Neutral Sterols of Cephalic Glands of Stingless Bees and Their Correlation with Sterols from PollenReportar como inadecuado




Neutral Sterols of Cephalic Glands of Stingless Bees and Their Correlation with Sterols from Pollen - Descarga este documento en PDF. Documentación en PDF para descargar gratis. Disponible también para leer online.

PsycheVolume 2012 2012, Article ID 982802, 7 pages

Research ArticleDepartamento de Biologia, Faculdade de Filosofia, Ciências e Letras de Ribeirão Preto-FFCLRP, Universidade de São Paulo USP, Avenida Bandeirantes 3900, 14040-901 Ribeirão Preto, SP, Brazil

Received 2 August 2012; Revised 2 October 2012; Accepted 3 October 2012

Academic Editor: Kleber Del-Claro

Copyright © 2012 Maria Juliana Ferreira-Caliman et al. This is an open access article distributed under the Creative Commons Attribution License, which permits unrestricted use, distribution, and reproduction in any medium, provided the original work is properly cited.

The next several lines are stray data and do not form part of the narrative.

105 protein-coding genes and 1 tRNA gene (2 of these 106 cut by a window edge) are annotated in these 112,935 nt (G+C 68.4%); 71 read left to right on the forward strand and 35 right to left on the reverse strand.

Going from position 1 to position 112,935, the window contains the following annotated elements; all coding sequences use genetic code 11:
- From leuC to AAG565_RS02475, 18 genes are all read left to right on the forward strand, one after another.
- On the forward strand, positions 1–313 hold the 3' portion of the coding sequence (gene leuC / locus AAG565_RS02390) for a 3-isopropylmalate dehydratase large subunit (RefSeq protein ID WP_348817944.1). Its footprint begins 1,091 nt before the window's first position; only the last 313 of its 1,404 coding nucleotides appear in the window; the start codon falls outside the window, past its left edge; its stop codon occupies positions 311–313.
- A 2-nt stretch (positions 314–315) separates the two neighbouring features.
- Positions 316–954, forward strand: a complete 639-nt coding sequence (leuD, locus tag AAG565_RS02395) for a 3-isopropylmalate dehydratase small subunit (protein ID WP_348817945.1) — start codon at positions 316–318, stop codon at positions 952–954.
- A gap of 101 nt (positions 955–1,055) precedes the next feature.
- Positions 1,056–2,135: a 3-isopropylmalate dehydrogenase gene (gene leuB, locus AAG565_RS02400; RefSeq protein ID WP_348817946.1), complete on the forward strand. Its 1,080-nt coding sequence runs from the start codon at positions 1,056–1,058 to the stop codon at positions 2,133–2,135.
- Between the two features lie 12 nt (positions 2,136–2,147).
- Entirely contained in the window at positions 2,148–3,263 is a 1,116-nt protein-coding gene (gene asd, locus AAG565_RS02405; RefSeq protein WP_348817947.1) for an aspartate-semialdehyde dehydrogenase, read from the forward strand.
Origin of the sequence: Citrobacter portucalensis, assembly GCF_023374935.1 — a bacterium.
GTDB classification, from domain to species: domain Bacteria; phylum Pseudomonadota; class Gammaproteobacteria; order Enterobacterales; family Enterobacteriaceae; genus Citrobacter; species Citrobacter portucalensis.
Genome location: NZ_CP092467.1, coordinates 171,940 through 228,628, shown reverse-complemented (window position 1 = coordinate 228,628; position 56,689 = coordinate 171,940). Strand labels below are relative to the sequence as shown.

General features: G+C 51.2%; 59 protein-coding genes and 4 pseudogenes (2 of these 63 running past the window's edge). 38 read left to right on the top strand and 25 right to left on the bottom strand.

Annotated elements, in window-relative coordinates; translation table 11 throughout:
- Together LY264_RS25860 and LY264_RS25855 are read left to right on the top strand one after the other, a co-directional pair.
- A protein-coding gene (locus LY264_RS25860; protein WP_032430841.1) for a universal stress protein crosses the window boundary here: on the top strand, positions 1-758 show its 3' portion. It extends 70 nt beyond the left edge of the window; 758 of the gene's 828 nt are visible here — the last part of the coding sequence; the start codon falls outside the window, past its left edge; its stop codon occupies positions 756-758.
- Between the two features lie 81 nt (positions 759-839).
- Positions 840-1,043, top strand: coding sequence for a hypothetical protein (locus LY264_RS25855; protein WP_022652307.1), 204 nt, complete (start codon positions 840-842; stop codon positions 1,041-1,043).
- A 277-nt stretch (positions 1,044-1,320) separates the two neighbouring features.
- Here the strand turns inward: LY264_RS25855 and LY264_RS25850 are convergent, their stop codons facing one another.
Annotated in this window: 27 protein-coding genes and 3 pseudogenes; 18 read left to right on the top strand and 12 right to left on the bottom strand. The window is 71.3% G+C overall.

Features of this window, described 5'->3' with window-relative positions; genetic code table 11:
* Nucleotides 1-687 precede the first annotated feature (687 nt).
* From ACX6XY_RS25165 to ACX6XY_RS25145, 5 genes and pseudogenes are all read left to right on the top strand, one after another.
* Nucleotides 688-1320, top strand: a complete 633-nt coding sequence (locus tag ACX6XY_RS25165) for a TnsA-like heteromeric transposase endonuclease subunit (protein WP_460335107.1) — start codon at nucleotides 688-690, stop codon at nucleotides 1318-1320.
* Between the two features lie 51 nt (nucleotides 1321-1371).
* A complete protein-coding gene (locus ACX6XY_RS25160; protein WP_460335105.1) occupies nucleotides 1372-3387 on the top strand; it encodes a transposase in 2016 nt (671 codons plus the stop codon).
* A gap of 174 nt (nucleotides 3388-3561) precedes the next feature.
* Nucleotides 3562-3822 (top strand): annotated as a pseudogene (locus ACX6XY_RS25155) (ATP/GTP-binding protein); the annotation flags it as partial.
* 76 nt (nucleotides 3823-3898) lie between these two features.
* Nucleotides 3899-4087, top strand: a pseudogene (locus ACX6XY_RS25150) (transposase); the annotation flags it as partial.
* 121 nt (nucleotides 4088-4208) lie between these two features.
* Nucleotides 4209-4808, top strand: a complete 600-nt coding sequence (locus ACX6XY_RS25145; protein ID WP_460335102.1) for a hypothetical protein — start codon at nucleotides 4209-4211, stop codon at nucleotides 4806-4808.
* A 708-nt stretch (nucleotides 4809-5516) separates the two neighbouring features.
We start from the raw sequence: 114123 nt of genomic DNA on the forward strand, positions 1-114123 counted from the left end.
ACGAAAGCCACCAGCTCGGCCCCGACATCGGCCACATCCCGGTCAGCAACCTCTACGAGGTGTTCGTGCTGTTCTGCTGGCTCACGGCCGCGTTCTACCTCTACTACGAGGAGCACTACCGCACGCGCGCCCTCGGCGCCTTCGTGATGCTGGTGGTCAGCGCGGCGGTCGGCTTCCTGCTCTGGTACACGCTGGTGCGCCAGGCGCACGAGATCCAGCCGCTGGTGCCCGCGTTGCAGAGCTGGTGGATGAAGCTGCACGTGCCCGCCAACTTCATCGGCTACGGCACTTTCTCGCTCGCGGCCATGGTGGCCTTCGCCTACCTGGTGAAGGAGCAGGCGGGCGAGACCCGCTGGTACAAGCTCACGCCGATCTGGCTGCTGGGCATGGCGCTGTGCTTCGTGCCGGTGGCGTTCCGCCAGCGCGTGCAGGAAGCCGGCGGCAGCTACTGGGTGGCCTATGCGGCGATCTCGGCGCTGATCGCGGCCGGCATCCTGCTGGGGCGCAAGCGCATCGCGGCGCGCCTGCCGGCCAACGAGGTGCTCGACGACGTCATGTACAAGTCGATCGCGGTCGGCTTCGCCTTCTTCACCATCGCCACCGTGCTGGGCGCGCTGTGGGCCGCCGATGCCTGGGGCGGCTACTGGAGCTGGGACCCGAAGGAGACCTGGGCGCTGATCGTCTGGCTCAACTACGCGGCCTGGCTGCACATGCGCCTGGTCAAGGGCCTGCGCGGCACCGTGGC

Abstract

Sterols are essential molecules in the membrane lipid composition and precursors of important sterol hormones that regulate many developmental processes. Insects are unable to synthesize sterolsde novo and, thus, all phytophagous insects depend on an exogenous source of sterols for growth, development, and reproduction. The sterol requirements of social bees are not fully known due to the fact that there is no well-defined diet available throughout the year with regard to floral resources. Our study aimed to characterize the sterols present in pollen stored in Melipona marginata and Melipona scutellaris colonies, as well as evaluating their presence in the mandibular, hypopharyngeal, and cephalic salivary gland secretions. We analyzed the chemical composition of pollen stored in the colonies and the composition of the cephalic glands of workers in three adult functional phases newly emerged, nurses, and foragers by gas chromatography and mass spectrometry. The results showed that the pollen analyzed contained campesterol, stigmasterol, sitosterol, isofucosterol, lanosterol, and small amounts of cholesterol. The glands showed the same compounds found in the pollen analyzed, except lanosterol that was not found in M. scutellaris glands. Surprisingly, cholesterol was found in some glands with relative ratios greater than those found in pollen.





Autor: Maria Juliana Ferreira-Caliman, Cláudia Inês da Silva, Sidnei Mateus, Ronaldo Zucchi, and Fabio Santos do Nascimento

Fuente: https://www.hindawi.com/



DESCARGAR PDF




Documentos relacionados